Trends in Two Minutes is a monthly bulletin of trends hitting businesses across
Asia-Pacific with a focus on marketing and communications. 
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Listen Now – The New Need for Audible Branding

With forgetful consumers needing increasingly more ways to remember and connect with brands, many are exploring the potential of audible branding. Sonic hallmarks have been a powerful marketing tool since the 1970s, but the rise in popularity of smart speakers, podcasts, and streaming music platforms are creating a powerful new need for the tactic.

Increasingly, sound is becoming a primary paradigm for consumer communication. It’s currently estimated that over 2,000 new podcasts are launched each week. In South Korea, it’s expected 40% of households will have a smart speaker by year’s end – an increase of seven million users in just two years. By 2022, it’s estimated that global smart speaker revenue will be approaching US$20 billion per annum.

Fortunately, there are still many different ways to develop audible brands. From linking sound to certain functions (start-up, transactions) to a recurring riff for advertising campaigns to certain instruments or even music genres, there’s a wide variety of tactics to help make an organisation more memorable and engaging. With the widespread proliferation of new technologies, many communicators may need to start rethinking their approach to brand in such terms.

Thinking Flexibly With Foldable Technology

In the past few months, at least six technology companies have either launched or announced a consumer-level product with a foldable screen. While the majority focus has been on the smartphone market, brands have also been unveiling new innovations in home entertainment and computing.

With four of the six companies based in China and the remaining two based in South Korea, Asia Pacific communicators are uniquely positioned to leverage the new technology for marketing communications. Foldable technology is a compelling and attention-seeking development and has the ability to significantly change how consumers, professionals and workplaces relate to technology. Screens may be omnipresent, more discreet, or both.

The obvious examples relate to consumer spaces; a family entertainment area with a roll-away television screen or more durable and compact smartphones for young people. However, with modern workforces seeking more flexible working environments and the ‘Talent War’ poised to grow more difficult in 2019, foldable technology may provide new opportunities to re-envision standard office designs to appeal to new talent audiences.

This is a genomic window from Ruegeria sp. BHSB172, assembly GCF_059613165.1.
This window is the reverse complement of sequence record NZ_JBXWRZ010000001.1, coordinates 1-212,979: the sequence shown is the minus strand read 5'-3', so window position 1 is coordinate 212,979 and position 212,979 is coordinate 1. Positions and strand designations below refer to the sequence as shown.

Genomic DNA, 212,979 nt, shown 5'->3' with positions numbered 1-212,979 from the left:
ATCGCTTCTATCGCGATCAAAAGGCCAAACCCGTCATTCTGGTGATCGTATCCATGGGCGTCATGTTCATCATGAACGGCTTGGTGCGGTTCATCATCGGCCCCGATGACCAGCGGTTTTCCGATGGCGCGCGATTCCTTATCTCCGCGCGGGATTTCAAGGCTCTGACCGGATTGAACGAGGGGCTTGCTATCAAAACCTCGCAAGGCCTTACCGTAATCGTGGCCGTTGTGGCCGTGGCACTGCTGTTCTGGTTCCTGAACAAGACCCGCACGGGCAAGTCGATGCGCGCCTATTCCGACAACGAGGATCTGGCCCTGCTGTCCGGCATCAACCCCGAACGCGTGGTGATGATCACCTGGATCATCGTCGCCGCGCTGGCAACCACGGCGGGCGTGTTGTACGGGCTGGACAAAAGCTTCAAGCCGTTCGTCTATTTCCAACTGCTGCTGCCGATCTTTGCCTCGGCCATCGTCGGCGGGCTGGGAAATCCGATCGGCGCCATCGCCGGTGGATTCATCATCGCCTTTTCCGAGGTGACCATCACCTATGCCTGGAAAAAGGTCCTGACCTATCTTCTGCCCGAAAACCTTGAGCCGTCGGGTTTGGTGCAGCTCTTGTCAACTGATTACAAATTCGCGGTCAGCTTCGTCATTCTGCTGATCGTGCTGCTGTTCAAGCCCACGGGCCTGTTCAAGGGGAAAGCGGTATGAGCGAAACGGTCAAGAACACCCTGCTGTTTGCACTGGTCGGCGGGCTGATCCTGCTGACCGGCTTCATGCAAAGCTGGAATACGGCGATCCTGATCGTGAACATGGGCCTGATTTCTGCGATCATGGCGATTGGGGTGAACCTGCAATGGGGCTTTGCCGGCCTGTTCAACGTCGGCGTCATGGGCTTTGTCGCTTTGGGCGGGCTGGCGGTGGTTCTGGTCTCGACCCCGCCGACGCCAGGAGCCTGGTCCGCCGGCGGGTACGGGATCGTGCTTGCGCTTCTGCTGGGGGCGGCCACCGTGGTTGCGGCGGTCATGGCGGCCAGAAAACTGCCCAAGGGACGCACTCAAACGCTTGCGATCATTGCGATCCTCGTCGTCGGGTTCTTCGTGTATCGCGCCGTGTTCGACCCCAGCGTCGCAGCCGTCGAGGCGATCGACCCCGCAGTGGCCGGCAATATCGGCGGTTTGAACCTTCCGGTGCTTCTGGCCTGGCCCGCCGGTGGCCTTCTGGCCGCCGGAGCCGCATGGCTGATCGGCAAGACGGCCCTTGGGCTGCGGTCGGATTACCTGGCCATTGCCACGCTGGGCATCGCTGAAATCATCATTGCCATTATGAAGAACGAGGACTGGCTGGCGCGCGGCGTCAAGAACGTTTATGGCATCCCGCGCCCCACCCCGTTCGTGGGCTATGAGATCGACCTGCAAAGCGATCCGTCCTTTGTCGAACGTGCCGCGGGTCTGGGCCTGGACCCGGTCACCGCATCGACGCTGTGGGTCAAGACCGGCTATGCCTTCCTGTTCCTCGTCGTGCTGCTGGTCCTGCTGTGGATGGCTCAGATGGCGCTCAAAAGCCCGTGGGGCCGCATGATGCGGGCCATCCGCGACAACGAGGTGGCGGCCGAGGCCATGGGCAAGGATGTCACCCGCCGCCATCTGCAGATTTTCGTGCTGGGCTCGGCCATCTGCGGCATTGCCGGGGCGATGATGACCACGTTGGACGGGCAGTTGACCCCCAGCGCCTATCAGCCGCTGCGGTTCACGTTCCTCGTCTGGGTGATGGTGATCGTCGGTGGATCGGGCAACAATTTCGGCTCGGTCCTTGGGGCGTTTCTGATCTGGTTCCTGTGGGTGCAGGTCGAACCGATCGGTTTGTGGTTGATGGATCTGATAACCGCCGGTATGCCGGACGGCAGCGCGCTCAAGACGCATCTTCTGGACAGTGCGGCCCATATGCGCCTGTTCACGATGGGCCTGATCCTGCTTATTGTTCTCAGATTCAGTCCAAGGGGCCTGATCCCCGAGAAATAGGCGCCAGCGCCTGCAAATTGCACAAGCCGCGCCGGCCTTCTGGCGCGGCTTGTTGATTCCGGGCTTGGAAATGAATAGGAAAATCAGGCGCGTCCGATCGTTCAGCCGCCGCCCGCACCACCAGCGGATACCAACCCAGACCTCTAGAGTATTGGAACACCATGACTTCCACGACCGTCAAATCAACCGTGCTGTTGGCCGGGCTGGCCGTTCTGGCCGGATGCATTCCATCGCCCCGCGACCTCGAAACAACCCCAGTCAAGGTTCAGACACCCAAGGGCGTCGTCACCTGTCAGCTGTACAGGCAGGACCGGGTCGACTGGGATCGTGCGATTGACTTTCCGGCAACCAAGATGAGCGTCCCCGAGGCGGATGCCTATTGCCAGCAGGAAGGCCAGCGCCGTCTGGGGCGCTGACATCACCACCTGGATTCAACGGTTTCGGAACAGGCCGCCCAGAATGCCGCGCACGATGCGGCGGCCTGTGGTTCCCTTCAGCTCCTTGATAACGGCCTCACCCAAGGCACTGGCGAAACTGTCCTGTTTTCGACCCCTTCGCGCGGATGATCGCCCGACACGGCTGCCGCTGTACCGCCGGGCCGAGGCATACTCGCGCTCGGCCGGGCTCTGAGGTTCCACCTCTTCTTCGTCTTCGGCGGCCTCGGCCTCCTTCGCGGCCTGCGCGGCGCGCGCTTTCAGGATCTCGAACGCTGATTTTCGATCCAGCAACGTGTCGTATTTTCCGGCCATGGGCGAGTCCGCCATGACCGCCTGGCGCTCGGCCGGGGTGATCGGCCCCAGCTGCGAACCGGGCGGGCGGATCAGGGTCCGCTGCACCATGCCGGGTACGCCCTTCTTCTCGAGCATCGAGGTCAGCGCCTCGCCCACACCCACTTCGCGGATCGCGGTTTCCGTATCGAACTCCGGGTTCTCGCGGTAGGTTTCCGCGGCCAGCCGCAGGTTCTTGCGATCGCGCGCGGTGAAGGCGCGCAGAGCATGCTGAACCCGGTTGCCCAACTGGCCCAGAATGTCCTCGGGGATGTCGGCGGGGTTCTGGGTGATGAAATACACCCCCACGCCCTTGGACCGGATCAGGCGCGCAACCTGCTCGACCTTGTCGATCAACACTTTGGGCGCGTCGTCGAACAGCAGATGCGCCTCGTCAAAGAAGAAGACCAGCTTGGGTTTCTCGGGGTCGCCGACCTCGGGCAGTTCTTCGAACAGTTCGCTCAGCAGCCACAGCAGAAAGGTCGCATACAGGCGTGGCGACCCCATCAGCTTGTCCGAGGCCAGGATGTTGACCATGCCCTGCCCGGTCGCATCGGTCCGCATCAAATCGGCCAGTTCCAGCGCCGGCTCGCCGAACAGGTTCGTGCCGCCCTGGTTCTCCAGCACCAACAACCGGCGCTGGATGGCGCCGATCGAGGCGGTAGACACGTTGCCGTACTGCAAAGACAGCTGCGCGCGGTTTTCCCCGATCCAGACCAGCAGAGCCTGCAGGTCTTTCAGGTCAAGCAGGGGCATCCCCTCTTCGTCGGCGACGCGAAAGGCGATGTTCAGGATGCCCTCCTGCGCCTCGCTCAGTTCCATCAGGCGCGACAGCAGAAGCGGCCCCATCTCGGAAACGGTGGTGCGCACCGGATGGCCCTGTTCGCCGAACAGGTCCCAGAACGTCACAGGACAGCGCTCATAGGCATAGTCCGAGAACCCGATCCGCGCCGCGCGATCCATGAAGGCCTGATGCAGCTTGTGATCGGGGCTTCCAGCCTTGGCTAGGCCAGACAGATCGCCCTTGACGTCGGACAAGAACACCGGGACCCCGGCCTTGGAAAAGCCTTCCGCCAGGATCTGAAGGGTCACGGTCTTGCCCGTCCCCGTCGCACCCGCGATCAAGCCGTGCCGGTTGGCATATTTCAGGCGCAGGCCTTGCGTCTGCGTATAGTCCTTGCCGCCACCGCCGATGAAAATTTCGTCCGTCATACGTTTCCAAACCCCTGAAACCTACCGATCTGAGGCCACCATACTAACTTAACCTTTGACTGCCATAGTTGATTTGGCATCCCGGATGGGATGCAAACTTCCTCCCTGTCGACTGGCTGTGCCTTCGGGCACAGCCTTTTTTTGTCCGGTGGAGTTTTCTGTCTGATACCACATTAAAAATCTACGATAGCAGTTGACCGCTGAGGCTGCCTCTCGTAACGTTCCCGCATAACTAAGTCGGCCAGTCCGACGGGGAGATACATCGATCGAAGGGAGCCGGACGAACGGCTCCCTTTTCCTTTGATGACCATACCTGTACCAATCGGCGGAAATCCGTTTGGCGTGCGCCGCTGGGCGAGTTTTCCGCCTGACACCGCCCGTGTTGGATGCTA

The Rising Impact of Automation in Asia

With approximately 65% of the world’s industrial robotics operating in the region since 2017, Asia Pacific has long been the dominant growth market for automation – but that growth is starting to accelerate. And, so is its impact. By 2023, Asia Pacific is expected to be home to over a million retail automation machines alone. In markets like Singapore, nearly half of all workers surveyed claim their roles have been impacted by automation. 

Among professionals, this is expected to have a profound impact on feelings of job security and company loyalty. In terms of consumers, there’s a risk of substantial backlash – either from a perceived compromise in customer service or from protests over workers’ rights. As automation becomes embedded in more and more industries and markets in Asia, communicators will need to manage brand reputations very carefully.

Writing in the Harvard Business Review, Professor Ellen Enkel of Zeppelin University emphasises that, to trust in new innovations, consumers need to experience reliable performance, a thorough understanding of the process of the innovation and an appreciation of the innovation’s purpose. The challenge for many communicators going forward will be delivering these experiences for those impacted by automation.

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